On January 6, the foreign ministers of eight coastal states—Djibouti, Egypt, Eritrea, Jordan, Saudi Arabia, Somalia, Sudan, and Yemen—gathered in Jeddah to sign the charter of a new regional organisation.
The organisation’s lengthy name—the Council of the Arab and African States bordering the Red Sea and the Gulf of Aden—reflects its broad and ambitious mandate: Strengthening political, economic, and security cooperation across the region. The Red Sea basin is indeed one of the world’s most critical waterways, where 230 million people live and 10% of international trade and four million oil barrels transit every day. Not surprisingly, Middle Eastern powerhouses have partially reviewed their foreign policies to “pivot to the Horn” in recent years.
The Council’s genesis
Despite their critical geostrategic position, Red Sea countries experience profoundly different conditions. At one end of the spectrum, Saudi Arabia has launched several large investment projects to build an oil-free economy such as Neom. At the other, two of the Council’s member states, Somalia and Yemen, are wrecked by civil war while another, Sudan, is coping with a complex transition to democracy. Such disparities are the reason why numerous actors from within and without the region called upon enhanced multilateral cooperation. In this perspective, the Council represents the first accomplished project rallying together the countries of the Red Sea and Gulf of Aden rim.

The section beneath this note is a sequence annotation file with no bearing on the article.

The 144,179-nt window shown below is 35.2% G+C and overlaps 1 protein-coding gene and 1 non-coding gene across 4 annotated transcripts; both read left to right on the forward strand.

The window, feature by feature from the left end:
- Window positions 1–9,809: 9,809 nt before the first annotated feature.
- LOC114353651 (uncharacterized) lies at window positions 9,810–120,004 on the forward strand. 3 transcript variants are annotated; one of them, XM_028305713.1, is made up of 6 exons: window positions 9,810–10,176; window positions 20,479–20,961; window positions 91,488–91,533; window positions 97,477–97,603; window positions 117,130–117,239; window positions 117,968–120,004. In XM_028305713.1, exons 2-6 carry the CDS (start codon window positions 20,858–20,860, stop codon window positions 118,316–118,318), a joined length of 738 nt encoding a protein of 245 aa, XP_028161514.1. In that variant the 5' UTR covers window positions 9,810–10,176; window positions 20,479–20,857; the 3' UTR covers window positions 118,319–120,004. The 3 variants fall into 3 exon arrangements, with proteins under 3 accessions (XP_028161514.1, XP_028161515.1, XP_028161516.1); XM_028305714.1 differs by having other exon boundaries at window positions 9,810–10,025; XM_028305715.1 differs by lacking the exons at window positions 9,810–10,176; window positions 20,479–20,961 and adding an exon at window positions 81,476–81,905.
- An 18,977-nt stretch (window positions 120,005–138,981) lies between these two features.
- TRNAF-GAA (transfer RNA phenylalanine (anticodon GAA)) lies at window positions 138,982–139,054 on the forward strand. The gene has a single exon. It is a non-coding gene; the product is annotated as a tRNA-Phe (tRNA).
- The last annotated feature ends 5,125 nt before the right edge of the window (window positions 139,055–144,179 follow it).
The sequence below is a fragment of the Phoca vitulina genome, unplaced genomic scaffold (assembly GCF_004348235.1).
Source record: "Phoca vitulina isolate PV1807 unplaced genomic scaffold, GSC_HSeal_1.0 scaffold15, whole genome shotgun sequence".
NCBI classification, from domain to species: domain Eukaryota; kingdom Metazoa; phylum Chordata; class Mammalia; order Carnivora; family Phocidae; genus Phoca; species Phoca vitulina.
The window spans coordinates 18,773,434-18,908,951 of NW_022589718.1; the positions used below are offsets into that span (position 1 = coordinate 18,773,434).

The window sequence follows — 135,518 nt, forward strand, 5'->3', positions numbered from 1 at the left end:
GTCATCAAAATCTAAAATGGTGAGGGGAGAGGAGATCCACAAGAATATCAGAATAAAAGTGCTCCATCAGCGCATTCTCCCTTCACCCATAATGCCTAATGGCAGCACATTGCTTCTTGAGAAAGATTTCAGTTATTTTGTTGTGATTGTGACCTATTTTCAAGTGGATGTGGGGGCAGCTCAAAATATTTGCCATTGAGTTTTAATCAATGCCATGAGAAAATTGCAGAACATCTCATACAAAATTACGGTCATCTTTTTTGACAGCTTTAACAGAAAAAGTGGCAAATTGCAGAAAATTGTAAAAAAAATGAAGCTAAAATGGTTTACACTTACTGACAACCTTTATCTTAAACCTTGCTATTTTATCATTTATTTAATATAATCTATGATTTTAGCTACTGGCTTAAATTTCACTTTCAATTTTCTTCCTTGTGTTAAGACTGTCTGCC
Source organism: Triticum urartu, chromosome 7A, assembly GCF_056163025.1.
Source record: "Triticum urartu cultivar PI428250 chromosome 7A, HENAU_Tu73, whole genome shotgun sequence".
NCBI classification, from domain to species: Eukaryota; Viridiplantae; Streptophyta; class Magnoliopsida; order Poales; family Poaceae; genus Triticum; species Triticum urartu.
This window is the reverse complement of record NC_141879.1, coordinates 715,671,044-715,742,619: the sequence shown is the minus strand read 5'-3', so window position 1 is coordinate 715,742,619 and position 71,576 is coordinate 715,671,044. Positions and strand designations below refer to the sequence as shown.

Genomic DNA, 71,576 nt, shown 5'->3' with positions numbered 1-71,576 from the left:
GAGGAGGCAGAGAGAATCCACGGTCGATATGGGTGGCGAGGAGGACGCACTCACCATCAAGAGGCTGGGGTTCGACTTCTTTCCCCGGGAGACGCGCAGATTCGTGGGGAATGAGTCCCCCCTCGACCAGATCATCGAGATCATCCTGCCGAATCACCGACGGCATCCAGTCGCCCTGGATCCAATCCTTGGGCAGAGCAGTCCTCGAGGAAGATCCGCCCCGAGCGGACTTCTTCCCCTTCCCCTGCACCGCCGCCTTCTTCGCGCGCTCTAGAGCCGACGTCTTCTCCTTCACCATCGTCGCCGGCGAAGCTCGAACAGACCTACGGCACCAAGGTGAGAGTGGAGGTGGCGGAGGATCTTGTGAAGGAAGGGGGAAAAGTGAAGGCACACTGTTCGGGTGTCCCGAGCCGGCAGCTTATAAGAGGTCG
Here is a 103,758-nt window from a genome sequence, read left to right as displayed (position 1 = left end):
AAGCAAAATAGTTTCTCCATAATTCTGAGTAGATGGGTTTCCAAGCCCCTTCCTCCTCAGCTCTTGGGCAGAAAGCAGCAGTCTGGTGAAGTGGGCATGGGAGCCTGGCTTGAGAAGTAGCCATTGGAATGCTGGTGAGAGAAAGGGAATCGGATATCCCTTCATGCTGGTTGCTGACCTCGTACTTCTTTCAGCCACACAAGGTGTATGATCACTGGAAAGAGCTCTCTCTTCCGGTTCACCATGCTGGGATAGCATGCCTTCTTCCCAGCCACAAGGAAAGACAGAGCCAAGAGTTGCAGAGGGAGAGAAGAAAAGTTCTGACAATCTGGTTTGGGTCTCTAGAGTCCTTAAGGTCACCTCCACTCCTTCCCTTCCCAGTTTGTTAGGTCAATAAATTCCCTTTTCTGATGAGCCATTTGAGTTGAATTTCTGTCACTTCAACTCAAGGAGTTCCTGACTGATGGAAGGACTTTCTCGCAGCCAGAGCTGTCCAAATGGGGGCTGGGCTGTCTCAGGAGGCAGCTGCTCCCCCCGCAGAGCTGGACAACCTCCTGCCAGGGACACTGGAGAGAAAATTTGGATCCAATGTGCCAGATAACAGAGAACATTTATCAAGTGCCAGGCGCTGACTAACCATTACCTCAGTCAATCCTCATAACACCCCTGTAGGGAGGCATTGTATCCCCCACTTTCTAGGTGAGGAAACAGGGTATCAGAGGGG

As the location of the signing ceremony suggests, the Council was conceived by Saudi Arabia. Born as a Saudi-Egyptian joint initiative, Riyadh took ownership of the project in 2018 by throwing its weight behind it to overcome the reservations of the other prospective members. The Saudi acceleration did not come without frustration from the Egyptian government. Instead of a light cooperation forum, as envisaged in Cairo, the Council has taken the shape of a structured organisation, perhaps not unlike the Gulf Cooperation Council (GCC).
The Council was not the only initiative on the table. In 2018, the EU and Germany tried to convene a meeting with regional stakeholders in New York but without much success. Moreover, the African Union (AU) and IGAD (the East African organisation) had both appointed special envoys to explore viable cooperation frameworks. But their proposals of large membership were met with resistance by Egypt and, to a lesser extent, Saudi Arabia. As a result, the Saudi plan outflanked all other initiatives for regional cooperation.
Saudi Horn policy
The Horn of Africa attracted Saudi Arabia’s attention in 2015 for a mix of military, economic and security considerations. Firstly, the Yemen civil war led Riyadh to secure the Bab Al-Mandab area to prevent arms smuggling in support of the Houthis. The Saudis hence took over the Eritrean base of Assab and agreed with the Djiboutian government to build a military base on its territory. Secondly, the Horn offered an attractive region for investments that could replace other Middle Eastern counties, such as Syria, from where Riyadh had withdrawn. Finally, yet importantly, Iran, Qatar, and Turkey, with their footholds in the region, constituted a security threat to Saudi Arabia in its close neighbourhood.